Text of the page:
Ambassador: CPTPP is a game changer to Vietnam and Canada
The Comprehensive and Progressive Agreement for Trans-Pacific Partnership is believed to accelerate the bilateral economic relations between Vietnam and Canada to a new height. Hanoitimes reporter Tu Anh talks with Canadian ambassador to Vietnam Deborah Paul about potentials in the future.
|Canadian ambassador to Vietnam Deborah Paul|
How do you assess the trade relation between Vietnam and Canada after the entry into force of the CPTPP?
I can say the trade relation between Canada and Vietnam continues to grow. Vietnam has been Canada’s largest trading partner in the Association of Southeast Asian Nations (ASEAN) since 2015.
In early 2019, the CPTPP took effect and since then we have seen much further growth. In fact, by 2020, we saw largest trade volume ever with 8,9 billion CAD. It really benefits in both sides and I valuate the CPTPP very positively.
How do you see the opportunities for both sides and which industries can take the best advantages from the CPTPP?
With the CPTPP, obviously there are tariff preferences for key products from both countries. The deal also improves the ability of business people to access each other countries on a temporary basis and establish business in each other country. I think Canadian and Vietnamese trade is very complimentary. For example, in the case of Vietnam, there are a lot of opportunities to export electronic machinery, footwear, seafood and agricultural food product and in the case of Canada, we have many opportunities to export fish, seafood, other kind of agrifood, wood and finished wood product.
How do you see both markets’ cooperation potential in the future under the CPTPP?
CPTPP is really significant because prior to it, Vietnam and Canada did not have a free trade agreement. Even without FTA, our trade relation still grows. Vietnam has been Canada’s largest trade partner in ASEAN since 2015. But with CPTPP, we now have preference to access each other countries.
So it really a game changer to Vietnam and Canada!
What initiative has Canada provided to help Vietnam improve the trade environment in the time ahead?
In line with Vietnam’s development and based on the comprehensive partnership framework between our two countries as well as the CPTPP, Canada continues to provide development assistance to Vietnam. We see connection between development and trade so we really try to leverage our development programs to increase Vietnam’s ability to trade internationally and integrate with world economies.
We have several programs in this area. One that I’d like to mention is the Expert Deployments Mechanism (EDM), which provides Canadian technical assistance. Another one is the Canadian Trade and Investment Facility for Development (CTIP), that helps to improve the policy and regulatory environment for trade and investment. The third one, in terms of food safety, we have the Safe Growth which is helping to improve competitiveness and ensure that Vietnamese agrifoods meet international standards.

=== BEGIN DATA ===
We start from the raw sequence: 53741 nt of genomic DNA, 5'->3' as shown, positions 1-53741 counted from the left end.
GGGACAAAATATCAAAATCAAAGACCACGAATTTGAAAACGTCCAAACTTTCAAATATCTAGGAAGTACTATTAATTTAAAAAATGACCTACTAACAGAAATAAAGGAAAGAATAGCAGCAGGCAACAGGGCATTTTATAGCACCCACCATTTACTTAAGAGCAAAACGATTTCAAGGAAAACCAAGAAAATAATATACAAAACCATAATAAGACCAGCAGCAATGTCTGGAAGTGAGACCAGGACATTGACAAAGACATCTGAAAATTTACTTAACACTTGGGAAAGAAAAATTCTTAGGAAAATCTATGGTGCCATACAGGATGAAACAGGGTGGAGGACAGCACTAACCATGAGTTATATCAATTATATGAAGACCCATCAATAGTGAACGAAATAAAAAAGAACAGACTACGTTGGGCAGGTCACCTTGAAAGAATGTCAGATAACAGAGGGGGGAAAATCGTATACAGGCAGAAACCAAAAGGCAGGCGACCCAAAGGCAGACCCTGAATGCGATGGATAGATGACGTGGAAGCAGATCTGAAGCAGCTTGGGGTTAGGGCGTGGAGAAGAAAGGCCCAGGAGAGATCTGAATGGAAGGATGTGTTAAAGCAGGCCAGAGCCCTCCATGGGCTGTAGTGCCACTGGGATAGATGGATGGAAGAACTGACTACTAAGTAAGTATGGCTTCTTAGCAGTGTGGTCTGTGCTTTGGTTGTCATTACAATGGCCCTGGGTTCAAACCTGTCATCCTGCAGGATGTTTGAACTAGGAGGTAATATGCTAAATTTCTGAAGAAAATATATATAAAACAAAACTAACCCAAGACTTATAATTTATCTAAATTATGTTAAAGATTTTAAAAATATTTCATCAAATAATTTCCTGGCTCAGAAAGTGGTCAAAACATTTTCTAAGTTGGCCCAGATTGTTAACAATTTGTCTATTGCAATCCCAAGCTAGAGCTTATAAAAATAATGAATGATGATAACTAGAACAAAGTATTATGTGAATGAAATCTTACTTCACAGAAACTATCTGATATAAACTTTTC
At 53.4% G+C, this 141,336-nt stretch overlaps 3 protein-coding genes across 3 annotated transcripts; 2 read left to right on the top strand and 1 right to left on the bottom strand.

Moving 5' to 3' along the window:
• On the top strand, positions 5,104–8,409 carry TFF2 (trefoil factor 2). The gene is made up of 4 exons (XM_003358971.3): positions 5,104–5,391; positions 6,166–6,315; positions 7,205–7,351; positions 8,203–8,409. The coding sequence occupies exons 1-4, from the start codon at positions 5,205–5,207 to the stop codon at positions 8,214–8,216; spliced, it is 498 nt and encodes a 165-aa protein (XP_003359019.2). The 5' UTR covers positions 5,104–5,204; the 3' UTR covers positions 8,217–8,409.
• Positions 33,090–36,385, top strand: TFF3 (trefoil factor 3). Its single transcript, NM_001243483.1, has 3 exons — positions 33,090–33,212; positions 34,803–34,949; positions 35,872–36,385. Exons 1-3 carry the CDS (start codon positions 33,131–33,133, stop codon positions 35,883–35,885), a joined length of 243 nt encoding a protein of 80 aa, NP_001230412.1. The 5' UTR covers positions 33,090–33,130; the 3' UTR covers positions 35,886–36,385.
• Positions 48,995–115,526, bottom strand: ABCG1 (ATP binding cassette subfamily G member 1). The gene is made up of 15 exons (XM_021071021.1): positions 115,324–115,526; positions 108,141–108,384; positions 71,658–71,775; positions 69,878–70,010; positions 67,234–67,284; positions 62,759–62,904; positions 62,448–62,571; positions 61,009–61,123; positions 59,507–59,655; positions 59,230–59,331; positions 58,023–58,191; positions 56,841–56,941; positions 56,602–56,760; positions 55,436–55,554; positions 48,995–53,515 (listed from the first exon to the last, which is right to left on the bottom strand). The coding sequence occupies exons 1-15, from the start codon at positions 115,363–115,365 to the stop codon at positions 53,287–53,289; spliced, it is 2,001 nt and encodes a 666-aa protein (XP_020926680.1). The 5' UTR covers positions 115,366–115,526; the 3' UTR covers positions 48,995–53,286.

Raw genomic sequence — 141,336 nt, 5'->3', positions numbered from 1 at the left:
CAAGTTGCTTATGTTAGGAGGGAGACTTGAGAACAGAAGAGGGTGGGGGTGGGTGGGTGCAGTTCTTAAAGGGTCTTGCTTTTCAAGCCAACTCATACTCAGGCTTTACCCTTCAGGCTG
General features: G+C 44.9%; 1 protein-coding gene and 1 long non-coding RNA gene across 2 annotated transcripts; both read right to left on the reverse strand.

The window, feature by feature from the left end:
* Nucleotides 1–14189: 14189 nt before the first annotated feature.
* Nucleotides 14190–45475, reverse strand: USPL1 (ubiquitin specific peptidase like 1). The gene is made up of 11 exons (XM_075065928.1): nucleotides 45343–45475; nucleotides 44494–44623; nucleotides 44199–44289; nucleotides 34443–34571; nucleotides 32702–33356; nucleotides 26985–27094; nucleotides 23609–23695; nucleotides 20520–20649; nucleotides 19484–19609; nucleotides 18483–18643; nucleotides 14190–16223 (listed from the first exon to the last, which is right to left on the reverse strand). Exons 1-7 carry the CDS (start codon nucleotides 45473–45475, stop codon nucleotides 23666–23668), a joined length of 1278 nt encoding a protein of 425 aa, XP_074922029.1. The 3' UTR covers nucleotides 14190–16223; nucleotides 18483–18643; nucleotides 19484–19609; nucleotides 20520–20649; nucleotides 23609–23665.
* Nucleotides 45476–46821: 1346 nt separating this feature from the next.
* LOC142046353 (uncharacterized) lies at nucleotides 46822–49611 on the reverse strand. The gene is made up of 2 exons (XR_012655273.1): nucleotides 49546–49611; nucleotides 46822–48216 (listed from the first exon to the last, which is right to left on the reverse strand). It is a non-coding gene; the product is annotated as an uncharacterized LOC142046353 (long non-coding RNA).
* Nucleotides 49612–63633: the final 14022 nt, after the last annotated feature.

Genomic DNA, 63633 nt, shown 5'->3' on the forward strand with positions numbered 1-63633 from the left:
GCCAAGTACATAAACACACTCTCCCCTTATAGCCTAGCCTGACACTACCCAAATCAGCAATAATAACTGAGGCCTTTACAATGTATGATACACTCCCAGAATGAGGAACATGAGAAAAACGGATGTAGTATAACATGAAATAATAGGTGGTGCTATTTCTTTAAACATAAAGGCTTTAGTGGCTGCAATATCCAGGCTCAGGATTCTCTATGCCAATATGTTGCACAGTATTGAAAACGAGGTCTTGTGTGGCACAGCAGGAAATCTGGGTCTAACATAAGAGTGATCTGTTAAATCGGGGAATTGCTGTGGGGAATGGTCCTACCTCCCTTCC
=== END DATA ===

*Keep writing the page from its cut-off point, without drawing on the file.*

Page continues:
Can you share more information about these programs?
For example, under the EDM, Canada has responded to 13 requests from Vietnam for technical assistance in the area of trade policy capacity building. We’ re helping Vietnam to build its capacity in term of trade remedies, origin and economic modeling, etc.
In terms of the CTIP, we are looking at the policy and regulatory environment, so that the program helps to enhance the government efficiency as well as help Vietnamese private sector to better understand the CPTPP and how to access Canadian market.
The Safe Growth, as I mentioned, benefits Vietnam not only in international but also domestic market.
How can Vietnam and Canada overcome the current challenges to make the most of CPTPP?
I would like to mention the huge increase in agriculture trade between our two countries. The Canadian agrifood export to Vietnam has increased quite significantly to CAD$370 ml in 2020. On Vietnam side, the figure has increased to CAD$616 million. So I think that is a really significant success.
In terms of challenges, I think we’re all facing the Covid-19, which has impacted trade globally. One such impact is that our business people are not able to go back and forth. Another challenge is the slow movement of goods.
However, I would say that both countries’ government and industry have adapted to this new normal via virtual trade machine, webinars and make effort to connect each other.
With CPTPP, we both have successes and challenges but I think we’re overcoming the challenges.
Thank you so much!
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